In the Kingdom, we will easily do good, and never even struggle against bad, just like the good angels. This is the freedom Christ speaks of when He says "in that day, ye shall be free indeed". (John 8:36 If the Son therefore shall make you free, ye shall be free indeed.)
Christianity is the gaining of this freedom. We are able to accomplish this task after baptism, after which we become "a new creature". God sets us free from the law of sin and death. We are responsible to cooperate with His grace, and struggle against sin.
It does not matter if some of your sins are too big for you. All God requires is struggle, and desire and He will give us all sufficient grace and everything needful.
This, btw, is our understanding of works. We are not saved by any works we do, and neither are we saved if we do not struggle to do works. Nobody who refuses to repent is saved. Repentance is to "change ones mind" and struggle against sin. For some sins, we will be completely victorious, even in this life. Other sins we may never fully conquer.
The most important factor is our disposition. Do we struggle against sin? Do we promise, as the Psalmist David sings (and we sing in every day's evening Vesper service) , to not "make excuse with excuses in sins"?
This is a process. If you have "sticky" sins, beg God to help you have the desire and, of course, the strength, to fight them. Most of the time our sins are "sticky" is because we lack full desire to fight them, and also firm faith. Never excuse your sin. Fight! Fight! Fight! And you will be saved.
Back to the exorcism prayers. They are long and very strong prayers against all machinations of the Devil. Do not be proud and think that the Devil cannot fool you or hurt you. He is much more intelligent than you, and he never sleeps.
He is powerless against love and humility, and of course, faith grounded on these virtues. These are your only useful weapons against them.
One of my favorite chapters of all scripture is John 3. It has the encounter with Nicodemus. It would be good for you to read this, multiple times. I am sure I read it at least a dozen times a year.
The teaching of Jesus to Nicodemus has profound spiritual meaning. There is an external dogmatic meaning, which is important, but it is only the beginning.
The dogma taught is that we must be born again, of water and the spirit - that is baptized and chrismated.
Without being born again, a man, no matter how good he is, remains under the law of sin and death. He is incapable of becoming perfected. He is incapable of seeing God. Baptism makes him become a "new creature" (as the Apostle Paul teaches), and he is now "free regarding sin", as Paul also teaches. That is, he is ABLE to resist sin (he is free and no longer a slave to it). As he grows in his faith, much like a child grows and matures into the man he was potentially at the moment of his birth, he is eventually able to eradicate sin and be completely filled with God and achieve union with Him.
Let's look at St Paul's teaching a little closer. There is deep dogma here and also deep spiritual meaning in his words. Please remember that all dogma is spiritual and moral, and we must act according to its spiritual meaning. Knowing dogma and not living according to it is as useful to a person as memorizing a page in the phone book.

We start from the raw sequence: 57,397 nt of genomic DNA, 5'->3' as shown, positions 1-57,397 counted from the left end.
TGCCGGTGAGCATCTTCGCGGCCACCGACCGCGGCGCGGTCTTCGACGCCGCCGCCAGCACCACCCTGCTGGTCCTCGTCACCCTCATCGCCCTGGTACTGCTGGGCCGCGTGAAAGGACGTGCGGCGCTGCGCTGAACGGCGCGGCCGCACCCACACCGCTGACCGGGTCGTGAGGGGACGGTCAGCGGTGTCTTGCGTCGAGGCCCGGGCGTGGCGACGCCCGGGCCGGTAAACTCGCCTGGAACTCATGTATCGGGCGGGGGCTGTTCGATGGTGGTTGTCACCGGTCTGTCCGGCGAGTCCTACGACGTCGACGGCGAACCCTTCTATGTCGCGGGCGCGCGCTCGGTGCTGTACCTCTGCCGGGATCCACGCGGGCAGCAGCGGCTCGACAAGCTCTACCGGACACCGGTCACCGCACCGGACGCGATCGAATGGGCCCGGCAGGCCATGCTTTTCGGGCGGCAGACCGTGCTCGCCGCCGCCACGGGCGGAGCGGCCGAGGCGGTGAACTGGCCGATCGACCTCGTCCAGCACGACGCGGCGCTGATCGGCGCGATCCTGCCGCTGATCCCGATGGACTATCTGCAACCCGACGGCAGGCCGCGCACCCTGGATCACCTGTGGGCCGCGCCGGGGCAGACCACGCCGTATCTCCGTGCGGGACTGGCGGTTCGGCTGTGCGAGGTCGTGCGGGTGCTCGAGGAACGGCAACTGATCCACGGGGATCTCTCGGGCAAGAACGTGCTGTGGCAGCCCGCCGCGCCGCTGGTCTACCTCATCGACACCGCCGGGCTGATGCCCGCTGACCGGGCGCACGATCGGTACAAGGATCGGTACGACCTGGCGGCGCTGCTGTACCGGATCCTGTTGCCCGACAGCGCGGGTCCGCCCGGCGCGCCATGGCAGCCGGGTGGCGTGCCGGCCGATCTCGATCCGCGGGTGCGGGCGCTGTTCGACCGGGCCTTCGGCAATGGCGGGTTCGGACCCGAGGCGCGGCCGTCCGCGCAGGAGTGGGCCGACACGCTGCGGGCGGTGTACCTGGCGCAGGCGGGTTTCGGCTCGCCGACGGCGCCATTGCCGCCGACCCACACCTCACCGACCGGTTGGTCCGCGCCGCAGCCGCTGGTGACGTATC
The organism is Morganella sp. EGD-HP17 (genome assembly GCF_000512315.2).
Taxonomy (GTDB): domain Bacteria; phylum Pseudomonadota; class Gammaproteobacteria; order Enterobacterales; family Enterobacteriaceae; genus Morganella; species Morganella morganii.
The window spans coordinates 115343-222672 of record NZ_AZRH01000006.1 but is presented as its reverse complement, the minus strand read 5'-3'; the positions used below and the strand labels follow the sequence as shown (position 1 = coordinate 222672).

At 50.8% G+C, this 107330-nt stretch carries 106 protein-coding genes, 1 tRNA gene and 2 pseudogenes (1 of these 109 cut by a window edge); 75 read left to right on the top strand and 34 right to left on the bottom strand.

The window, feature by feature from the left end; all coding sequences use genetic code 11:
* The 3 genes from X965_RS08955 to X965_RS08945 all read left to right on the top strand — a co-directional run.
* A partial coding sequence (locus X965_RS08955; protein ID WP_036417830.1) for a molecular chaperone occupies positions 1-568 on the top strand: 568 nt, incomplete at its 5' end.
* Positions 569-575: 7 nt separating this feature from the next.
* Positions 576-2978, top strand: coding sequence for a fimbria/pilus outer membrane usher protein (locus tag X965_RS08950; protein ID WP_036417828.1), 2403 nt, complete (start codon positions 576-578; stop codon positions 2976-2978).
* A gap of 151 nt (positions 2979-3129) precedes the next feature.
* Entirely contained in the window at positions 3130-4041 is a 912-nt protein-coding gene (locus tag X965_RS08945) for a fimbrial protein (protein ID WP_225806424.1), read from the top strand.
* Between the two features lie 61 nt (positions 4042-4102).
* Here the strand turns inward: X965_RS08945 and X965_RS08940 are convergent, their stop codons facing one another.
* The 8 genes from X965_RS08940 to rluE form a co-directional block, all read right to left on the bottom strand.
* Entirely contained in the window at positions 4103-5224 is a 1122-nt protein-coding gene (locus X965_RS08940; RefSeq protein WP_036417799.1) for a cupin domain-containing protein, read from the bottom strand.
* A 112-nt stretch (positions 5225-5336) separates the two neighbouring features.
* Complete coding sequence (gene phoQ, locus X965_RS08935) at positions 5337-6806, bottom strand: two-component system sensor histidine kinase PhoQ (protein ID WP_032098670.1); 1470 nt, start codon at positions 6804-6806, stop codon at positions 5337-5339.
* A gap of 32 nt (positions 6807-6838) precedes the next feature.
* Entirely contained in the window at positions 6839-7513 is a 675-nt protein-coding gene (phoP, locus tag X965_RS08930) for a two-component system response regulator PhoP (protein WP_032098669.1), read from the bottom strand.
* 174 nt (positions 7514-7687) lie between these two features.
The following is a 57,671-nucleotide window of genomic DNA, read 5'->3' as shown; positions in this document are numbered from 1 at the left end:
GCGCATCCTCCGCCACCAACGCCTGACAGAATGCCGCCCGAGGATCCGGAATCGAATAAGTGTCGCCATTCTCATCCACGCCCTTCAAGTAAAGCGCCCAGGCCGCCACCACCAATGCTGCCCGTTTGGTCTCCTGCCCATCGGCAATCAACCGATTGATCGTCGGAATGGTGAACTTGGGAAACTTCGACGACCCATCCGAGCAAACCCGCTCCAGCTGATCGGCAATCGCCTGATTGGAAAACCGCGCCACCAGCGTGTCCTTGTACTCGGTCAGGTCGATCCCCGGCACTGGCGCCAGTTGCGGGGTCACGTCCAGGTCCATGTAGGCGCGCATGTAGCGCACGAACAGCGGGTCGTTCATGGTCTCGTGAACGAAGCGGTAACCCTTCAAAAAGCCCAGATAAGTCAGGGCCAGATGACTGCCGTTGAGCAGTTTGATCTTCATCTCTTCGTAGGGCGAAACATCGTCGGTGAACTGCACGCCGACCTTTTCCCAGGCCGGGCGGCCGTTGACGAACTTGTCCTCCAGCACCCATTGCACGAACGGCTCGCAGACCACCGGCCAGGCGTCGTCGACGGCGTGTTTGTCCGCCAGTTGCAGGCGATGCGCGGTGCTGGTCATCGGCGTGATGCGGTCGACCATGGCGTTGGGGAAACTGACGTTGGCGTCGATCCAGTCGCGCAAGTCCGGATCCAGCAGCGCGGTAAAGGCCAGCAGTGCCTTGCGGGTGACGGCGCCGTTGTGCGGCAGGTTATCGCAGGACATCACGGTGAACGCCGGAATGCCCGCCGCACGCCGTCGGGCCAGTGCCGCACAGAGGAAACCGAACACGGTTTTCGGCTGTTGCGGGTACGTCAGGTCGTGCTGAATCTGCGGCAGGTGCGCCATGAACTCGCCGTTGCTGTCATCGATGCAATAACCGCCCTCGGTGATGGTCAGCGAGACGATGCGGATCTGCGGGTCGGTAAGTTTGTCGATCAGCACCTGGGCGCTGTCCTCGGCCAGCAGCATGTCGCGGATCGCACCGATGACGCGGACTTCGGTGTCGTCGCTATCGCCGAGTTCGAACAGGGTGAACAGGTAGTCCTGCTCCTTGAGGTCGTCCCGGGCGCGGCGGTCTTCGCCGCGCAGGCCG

"But God be thanked, that ye were the servants of sin, but ye have obeyed from the heart that form of doctrine which was delivered you. (18) Being then made free from sin, ye became the servants of righteousness. (19) I speak after the manner of men because of the infirmity of your flesh: for as ye have yielded your members servants to uncleanness and to iniquity unto iniquity; even so now yield your members servants to righteousness unto holiness. (20) For when ye were the servants of sin, ye were free from righteousness. (21) What fruit had ye then in those things whereof ye are now ashamed? for the end of those things is death. (22) But now being made free from sin, and become servants to God, ye have your fruit unto holiness, and the end everlasting life." (Rom 6:17-22)
"That form of doctrine" is the entire teaching of the Gospel about salvation. It encompasses what to believe, and how to live. It was faithfully transmitted to people everywhere by the Apostles and many other servants of Christ, who heard Jesus' teachings or the faithful retransmission of them.
The word that many Bibles prissily translate at "servants" is actually "slave, ("doulas", Gr). Without baptism, we are slaves of sin. We cannot ever overcome it, although, of course, in the course of life, we may get better at some things.
It is important to take very literally Paul's words: "ye became *slaves* of righteousness".
This is a free will decision on our part, and an ongoing one our entire life. A Christian does not give himself the *option* to sin. Christianity is the voluntary turning over of our free will to our Master, God, and considering ourselves to be his slave. Our firm resolve to be His slave will save us from many sins. There will be, because of the weakness of our nature, sins because of the myriad of temptations that are sometimes too powerful for us, but let it never be that we sin because of indifference!
St Paul's words remind me of many places in the Scripture when a righteous one made a firm promise, as much to himself as to another:
And it came to pass, when the LORD would take up Elijah into heaven by a whirlwind, that Elijah went with Elisha from Gilgal. (2) And Elijah said unto Elisha, Tarry here, I pray thee; for the LORD hath sent me to Bethel. And Elisha said unto him,
***As the LORD liveth, and as thy soul liveth, I will not leave thee. ***..."